If the story turns out to be true, not only will I have egg all over my face, but it will be time to sell your Cisco shares. What I cant understand is why anybody took the story seriously enough to analyze it as if it might be true.
Over the weekend, Ive been watching the pundits—one by one, cautiously—say that well, its "interesting" and "of course, convergence, blah blah blah" and "voice is going to be important to Cisco, and Nokia ... yadda yadda yadda."
What they mean is that they have burned their fingers before. We all have, we journalists. Someone has run a story in a rival paper. The editor has got onto our case: "This is your patch, Kewney! How could you let a big scoop like this get away from you? I want 400 words, soonest, for our front page!"
So you ring up all the people involved, and of course they deny it. Since youre a keen young whippersnapper, you write it big: "Cisco takeover is a load of dingos kidneys!" and you quote the chairman and the CEO and chief financial officer, all of whom have told you solemnly that nothing of the sort ... anyway, to cut the long story mercifully short, the day after your paper hits the streets, the deal gets confirmed.
But Cisco needs Nokia like a sprinter needs a third leg. From an ostrich. Which is dying of old age.
If you have gathered anything at all about my own take on the mobile phone biz, especially in Europe, it is that it is doomed.
The vastly expensive, highly secure GSM (Global System for Mobile Communications) networks with their purpose-built SMSCs and MMSCs and other high-budget voice network hardware, are up against the Internet Protocol.
If someone told me that Nokia was thinking of buying Cisco, Id laugh, but only because Nokias market cap is half that of Cisco, and for Nokia to buy Cisco would involve loan arrangements on an absolutely heroic scale. Actually, the same applies to Cisco buying Nokia. My financial sources would, Im sure, know about it.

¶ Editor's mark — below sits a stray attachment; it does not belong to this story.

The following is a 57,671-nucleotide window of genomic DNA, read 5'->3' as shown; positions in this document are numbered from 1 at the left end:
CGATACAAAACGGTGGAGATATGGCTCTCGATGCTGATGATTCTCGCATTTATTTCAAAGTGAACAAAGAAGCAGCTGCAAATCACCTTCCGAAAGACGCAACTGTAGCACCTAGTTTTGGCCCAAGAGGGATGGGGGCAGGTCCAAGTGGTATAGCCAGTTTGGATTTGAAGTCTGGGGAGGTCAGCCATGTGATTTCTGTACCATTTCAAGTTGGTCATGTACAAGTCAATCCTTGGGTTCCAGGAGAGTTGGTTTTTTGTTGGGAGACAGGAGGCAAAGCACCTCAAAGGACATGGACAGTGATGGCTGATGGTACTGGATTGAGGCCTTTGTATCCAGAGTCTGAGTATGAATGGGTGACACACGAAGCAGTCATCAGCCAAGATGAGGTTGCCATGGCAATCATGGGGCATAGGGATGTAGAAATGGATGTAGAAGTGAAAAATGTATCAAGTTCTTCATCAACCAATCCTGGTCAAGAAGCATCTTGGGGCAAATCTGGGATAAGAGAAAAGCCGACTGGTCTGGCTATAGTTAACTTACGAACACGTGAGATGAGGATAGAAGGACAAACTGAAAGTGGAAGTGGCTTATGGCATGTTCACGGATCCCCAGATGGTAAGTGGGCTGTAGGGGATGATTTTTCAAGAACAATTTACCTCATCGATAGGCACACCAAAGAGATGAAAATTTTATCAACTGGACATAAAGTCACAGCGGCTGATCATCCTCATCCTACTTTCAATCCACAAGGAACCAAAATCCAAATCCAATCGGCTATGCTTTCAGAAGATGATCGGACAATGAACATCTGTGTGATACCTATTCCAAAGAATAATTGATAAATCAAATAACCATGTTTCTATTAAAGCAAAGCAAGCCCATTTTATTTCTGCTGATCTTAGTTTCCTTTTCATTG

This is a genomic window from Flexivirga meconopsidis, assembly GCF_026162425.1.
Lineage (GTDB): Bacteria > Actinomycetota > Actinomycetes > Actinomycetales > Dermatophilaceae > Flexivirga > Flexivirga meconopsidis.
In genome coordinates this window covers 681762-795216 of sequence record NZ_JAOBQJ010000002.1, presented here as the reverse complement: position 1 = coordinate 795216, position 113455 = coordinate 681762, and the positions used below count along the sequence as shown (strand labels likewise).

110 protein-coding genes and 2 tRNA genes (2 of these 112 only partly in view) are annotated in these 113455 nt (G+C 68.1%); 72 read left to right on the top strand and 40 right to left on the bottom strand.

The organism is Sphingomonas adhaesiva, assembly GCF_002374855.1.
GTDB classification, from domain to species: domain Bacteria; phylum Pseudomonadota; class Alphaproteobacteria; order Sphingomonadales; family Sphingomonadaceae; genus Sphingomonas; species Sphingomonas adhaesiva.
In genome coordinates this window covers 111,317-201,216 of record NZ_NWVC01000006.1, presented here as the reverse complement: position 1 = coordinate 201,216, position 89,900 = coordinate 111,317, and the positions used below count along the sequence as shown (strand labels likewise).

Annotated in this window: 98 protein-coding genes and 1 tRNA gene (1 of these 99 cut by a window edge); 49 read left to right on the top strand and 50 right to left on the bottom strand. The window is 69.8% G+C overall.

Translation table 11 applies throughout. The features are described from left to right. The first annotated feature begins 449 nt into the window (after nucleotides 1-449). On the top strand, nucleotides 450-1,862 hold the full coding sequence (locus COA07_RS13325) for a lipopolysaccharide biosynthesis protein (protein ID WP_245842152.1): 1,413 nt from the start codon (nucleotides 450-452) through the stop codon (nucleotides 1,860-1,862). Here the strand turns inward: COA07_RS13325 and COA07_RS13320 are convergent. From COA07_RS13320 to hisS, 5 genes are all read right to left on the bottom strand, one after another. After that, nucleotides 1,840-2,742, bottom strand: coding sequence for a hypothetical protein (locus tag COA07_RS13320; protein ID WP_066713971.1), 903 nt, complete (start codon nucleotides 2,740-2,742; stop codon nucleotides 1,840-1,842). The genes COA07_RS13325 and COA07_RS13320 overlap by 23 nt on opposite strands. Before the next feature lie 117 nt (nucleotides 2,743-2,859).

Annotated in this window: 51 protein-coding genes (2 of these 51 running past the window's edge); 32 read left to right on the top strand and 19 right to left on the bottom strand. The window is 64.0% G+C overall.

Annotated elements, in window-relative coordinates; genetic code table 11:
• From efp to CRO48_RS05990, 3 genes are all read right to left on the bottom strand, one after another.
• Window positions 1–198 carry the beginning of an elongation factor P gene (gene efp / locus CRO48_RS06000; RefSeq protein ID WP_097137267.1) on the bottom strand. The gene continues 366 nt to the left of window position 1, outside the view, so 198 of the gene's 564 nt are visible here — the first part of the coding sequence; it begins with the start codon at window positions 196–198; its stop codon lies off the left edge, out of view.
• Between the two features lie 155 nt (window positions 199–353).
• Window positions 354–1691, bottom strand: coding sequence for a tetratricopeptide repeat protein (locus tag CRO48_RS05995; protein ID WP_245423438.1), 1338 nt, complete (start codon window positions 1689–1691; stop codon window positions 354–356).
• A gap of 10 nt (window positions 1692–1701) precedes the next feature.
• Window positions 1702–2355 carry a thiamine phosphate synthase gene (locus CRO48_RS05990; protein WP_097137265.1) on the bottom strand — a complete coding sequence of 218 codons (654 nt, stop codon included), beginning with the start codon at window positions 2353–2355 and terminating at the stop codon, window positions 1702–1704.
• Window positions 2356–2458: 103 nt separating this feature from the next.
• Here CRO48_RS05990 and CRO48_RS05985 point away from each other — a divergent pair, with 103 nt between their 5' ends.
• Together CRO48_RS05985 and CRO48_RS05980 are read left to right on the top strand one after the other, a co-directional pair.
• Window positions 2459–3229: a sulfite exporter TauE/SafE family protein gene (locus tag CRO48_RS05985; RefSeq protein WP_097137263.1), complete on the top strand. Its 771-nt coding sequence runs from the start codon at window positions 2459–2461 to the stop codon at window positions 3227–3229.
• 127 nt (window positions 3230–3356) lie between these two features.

But thats typical cub reporter hubris, unless you have something more to go on. Your sources may know, and simply want to keep it from you.
So I ask myself: Whats in Nokia that Cisco wants? A lot of outdated legacy switch gear, rapidly being replaced by new stuff which still commands a premium price, but only for as long as it has to co-exist with the old outdated crap?
I suspect the explanation for the rumor may be dismally simple. Three weeks ago, I was told to stand by my phone for an "important announcement, involving Cisco and a merger with a Scandinavian company, in the voice/multimedia streaming business."
That story turned out to involve the sale of Kiss in Denmark. Interesting bunch, $60 million worth, going to be rolled into Linksys (a Cisco subsidiary) to provide multimedia streaming over wire and wireless for the home "digital lifestyles" market.
To suggest that Nokia has somehow acquired technology in voice and wireless which Cisco lacks is to suggest that Cisco wants to get into GSM or CDMA (Code Division Multiple Access). No, I dont think so. Ive seen Cisco do some very strange things, but not that strange.
Oddly, the only part of the deal that I find halfway plausible is the bit that everybody else has rejected. I find the idea of that irritating Nokia ring tone, coming out of a Cisco handset, bizarre; but the fact is, if there is a section of the communications market that Cisco has no share of, its the handset business.
But frankly, to buy the market leader at a point where everybody is saying: "It cant last, can it?" would be mad.
The argument has been put up: "Well, Cisco has bags and bags of cash!" Yes, it has; about $5 billion, which is not just supermarket change. And Nokias big-iron switch business turns over more than $8 billion a year.
Cisco will continue to buy small, innovative companies with interesting IP in IP (intellectual property in Internet Protocol, if you will pardon the phrase) and in six months, Im sure well discover what was really behind this story—and it may be the acquisition of another small, innovative Scandinavian company, perhaps in the VOIP (voice over IP) SIP (Session Initiation Protocol) phone business. After all, there are lots of them to buy!
But what Im sure is that it wont be that Cisco has discovered that Nokia is really worth $5 billion, and snapped it up at a car boot sale where nobody else spotted it, or recognized what it was...
And if it turns out Im wrong, oh, well... it wont be the first time, will it?
Contributing columnist Guy Kewney has been irritating the complacent in high tech since 1974. Previously with PC Mag UK and ZDNet UK, Guy helped found InfoWorld, Personal Computer World, MicroScope, PC Dealer, AFAICS Research and NewsWireless. And he only commits one blog—forgiveable, surely? He can be reached at firstname.lastname@example.org.